The patent foramen ovale (PFO) is present in approximately 27% of the general population . With the widespread use of transesophageal echocardiography (TEE) during cardiac surgery, more PFO are diagnosed intraoperatively . There are so far no general recommendations, on how to treat a PFO diagnosed intraoperatively. The traditional surgical technique would be to perform a direct closure via an atriotomy. This, of course, makes on pump surgery and double venous cannulation mandatory. Leaving the PFO intact however, might expose the patient to unclear immediate and long-term risks (eg, hypoxemia and paradoxical embolism such as stroke). So far, according to a survey among cardiac surgeons in the United States, only approximately 28% of surgeons always close a PFO during cardiac surgery, even if off-pump-surgery was initially planned .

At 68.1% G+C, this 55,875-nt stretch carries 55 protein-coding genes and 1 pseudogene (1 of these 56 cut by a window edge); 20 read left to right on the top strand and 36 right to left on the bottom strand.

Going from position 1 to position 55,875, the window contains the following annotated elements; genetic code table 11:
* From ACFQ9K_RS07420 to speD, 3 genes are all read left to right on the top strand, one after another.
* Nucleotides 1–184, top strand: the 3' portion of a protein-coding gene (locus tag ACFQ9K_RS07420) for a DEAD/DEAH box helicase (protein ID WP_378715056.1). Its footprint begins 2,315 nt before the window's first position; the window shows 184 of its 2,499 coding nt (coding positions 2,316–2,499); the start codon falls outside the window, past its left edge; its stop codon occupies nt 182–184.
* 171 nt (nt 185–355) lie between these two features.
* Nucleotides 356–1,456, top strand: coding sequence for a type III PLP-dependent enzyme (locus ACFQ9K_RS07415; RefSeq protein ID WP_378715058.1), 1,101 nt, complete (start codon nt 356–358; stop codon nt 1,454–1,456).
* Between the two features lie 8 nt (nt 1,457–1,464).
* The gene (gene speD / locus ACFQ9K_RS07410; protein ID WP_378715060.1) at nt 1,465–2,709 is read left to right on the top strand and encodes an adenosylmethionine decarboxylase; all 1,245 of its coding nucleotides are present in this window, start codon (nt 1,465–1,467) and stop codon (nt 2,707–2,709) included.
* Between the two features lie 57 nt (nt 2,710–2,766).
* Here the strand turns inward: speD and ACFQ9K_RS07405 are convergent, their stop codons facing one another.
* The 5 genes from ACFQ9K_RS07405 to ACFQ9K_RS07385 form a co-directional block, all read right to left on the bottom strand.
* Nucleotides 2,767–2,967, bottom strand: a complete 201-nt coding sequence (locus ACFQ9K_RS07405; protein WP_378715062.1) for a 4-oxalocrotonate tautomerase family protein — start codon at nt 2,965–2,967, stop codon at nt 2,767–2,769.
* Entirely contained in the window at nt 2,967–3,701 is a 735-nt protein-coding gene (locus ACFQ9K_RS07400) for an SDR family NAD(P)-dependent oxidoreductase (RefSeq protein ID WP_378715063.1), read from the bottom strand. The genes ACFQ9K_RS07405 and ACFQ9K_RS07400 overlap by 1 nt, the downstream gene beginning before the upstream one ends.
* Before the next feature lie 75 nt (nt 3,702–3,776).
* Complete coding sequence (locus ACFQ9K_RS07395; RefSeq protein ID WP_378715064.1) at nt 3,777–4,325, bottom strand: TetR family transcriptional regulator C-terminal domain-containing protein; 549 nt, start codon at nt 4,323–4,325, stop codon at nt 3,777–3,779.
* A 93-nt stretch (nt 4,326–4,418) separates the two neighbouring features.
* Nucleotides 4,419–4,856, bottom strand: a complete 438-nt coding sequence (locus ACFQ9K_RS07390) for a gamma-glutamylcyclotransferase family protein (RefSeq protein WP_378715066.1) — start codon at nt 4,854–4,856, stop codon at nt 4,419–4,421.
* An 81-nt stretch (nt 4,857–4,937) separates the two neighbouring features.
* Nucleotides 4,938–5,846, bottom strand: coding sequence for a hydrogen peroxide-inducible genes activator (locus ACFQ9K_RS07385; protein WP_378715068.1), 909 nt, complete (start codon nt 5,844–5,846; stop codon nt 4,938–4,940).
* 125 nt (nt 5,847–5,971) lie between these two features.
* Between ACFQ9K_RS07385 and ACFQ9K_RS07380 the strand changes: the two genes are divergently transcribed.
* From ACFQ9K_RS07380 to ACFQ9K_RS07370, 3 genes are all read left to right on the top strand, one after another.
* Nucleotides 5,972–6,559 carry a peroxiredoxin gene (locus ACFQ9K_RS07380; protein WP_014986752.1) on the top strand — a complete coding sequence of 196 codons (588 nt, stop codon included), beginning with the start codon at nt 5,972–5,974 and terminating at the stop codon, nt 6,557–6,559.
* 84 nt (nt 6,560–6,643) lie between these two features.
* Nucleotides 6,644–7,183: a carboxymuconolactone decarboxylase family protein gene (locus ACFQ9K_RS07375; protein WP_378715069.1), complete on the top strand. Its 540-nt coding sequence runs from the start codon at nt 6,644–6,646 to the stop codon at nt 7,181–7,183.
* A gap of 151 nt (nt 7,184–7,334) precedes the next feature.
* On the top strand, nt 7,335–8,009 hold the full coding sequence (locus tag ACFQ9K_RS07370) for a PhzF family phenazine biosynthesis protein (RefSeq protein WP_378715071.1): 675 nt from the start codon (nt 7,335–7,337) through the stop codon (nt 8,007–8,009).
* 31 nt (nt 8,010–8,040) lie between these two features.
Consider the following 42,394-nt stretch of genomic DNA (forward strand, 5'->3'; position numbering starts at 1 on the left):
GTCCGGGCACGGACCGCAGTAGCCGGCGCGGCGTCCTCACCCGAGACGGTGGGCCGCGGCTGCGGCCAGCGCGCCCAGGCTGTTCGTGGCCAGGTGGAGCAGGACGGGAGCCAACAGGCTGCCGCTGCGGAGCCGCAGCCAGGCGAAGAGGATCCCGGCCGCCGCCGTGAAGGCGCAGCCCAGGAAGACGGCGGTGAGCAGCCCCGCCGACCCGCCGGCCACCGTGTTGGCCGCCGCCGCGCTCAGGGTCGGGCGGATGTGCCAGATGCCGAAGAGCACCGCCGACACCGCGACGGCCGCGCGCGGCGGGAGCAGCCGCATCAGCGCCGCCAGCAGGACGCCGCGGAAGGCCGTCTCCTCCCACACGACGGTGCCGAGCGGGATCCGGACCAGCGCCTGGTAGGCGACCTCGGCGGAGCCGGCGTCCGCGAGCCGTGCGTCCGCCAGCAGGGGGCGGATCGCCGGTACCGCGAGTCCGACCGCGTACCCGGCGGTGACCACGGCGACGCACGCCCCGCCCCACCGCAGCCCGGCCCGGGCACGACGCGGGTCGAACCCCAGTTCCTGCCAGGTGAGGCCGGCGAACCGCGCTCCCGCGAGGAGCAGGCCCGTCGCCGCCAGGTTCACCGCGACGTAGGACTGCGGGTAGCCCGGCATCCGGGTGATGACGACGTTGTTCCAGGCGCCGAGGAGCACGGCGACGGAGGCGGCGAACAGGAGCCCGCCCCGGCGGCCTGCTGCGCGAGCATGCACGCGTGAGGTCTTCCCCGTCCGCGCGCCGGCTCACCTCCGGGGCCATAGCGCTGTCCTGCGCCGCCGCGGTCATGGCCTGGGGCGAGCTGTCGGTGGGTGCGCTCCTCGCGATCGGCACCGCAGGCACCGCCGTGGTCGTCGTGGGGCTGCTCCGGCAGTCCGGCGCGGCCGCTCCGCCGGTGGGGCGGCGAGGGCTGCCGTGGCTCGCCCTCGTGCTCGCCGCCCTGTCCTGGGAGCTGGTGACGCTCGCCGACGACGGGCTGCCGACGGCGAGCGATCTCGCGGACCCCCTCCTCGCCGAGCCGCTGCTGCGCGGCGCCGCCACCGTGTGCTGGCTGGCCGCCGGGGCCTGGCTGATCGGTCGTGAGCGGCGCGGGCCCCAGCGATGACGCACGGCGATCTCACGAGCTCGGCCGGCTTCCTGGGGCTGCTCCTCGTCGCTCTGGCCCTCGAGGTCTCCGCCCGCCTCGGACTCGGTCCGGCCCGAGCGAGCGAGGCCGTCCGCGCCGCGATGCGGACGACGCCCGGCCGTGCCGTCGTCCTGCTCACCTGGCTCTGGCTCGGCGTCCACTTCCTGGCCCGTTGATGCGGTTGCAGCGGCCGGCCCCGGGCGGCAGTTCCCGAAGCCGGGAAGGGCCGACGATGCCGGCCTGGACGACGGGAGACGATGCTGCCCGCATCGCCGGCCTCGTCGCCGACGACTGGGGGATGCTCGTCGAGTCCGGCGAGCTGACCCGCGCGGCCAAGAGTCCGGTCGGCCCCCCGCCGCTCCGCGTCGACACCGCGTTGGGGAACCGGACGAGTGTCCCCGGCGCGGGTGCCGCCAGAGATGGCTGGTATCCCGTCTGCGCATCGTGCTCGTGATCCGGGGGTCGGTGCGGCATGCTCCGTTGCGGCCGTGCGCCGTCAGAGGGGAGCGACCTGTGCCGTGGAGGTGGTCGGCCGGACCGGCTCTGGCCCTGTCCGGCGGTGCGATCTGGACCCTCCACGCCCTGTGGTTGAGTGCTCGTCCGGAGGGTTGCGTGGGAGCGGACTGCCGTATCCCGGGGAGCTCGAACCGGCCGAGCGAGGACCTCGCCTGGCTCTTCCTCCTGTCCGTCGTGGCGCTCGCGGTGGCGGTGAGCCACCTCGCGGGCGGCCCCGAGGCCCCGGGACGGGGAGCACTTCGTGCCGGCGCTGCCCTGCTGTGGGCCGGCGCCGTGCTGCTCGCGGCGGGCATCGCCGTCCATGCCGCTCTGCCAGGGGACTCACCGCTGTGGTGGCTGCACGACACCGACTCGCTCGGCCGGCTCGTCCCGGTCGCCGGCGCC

This low rate of closure of an incidentally found PFO during cardiac surgery is most likely explained by the fact, that the “classical” approach to PFO closure involves cardiopulmonary bypass with bicaval cannulation and is therefore a major change in the planned procedure.
Hence, we developed an easy surgical method for TEE guided closure of a PFO transatrially without the need for an atriotomy or double venous cannulation. This new technique can be performed as well on and off pump, making it a feasible approach for eligible patients.